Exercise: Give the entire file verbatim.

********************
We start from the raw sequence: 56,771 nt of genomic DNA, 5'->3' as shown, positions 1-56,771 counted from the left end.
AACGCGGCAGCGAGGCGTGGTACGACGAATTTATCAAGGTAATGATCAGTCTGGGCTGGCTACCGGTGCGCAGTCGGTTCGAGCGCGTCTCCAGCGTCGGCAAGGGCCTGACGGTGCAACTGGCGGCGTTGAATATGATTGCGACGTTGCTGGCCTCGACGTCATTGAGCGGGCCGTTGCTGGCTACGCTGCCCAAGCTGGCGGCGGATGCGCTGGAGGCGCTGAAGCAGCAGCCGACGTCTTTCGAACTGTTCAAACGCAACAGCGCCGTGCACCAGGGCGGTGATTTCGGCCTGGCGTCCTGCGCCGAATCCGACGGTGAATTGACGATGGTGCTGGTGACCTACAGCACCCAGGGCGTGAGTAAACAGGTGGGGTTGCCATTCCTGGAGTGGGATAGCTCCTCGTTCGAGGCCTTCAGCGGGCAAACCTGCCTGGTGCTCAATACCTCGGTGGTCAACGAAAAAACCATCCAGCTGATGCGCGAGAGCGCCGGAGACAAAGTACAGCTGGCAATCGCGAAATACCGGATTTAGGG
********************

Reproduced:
We start from the raw sequence: 56,771 nt of genomic DNA, 5'->3' as shown, positions 1-56,771 counted from the left end.
AACGCGGCAGCGAGGCGTGGTACGACGAATTTATCAAGGTAATGATCAGTCTGGGCTGGCTACCGGTGCGCAGTCGGTTCGAGCGCGTCTCCAGCGTCGGCAAGGGCCTGACGGTGCAACTGGCGGCGTTGAATATGATTGCGACGTTGCTGGCCTCGACGTCATTGAGCGGGCCGTTGCTGGCTACGCTGCCCAAGCTGGCGGCGGATGCGCTGGAGGCGCTGAAGCAGCAGCCGACGTCTTTCGAACTGTTCAAACGCAACAGCGCCGTGCACCAGGGCGGTGATTTCGGCCTGGCGTCCTGCGCCGAATCCGACGGTGAATTGACGATGGTGCTGGTGACCTACAGCACCCAGGGCGTGAGTAAACAGGTGGGGTTGCCATTCCTGGAGTGGGATAGCTCCTCGTTCGAGGCCTTCAGCGGGCAAACCTGCCTGGTGCTCAATACCTCGGTGGTCAACGAAAAAACCATCCAGCTGATGCGCGAGAGCGCCGGAGACAAAGTACAGCTGGCAATCGCGAAATACCGGATTTAGGG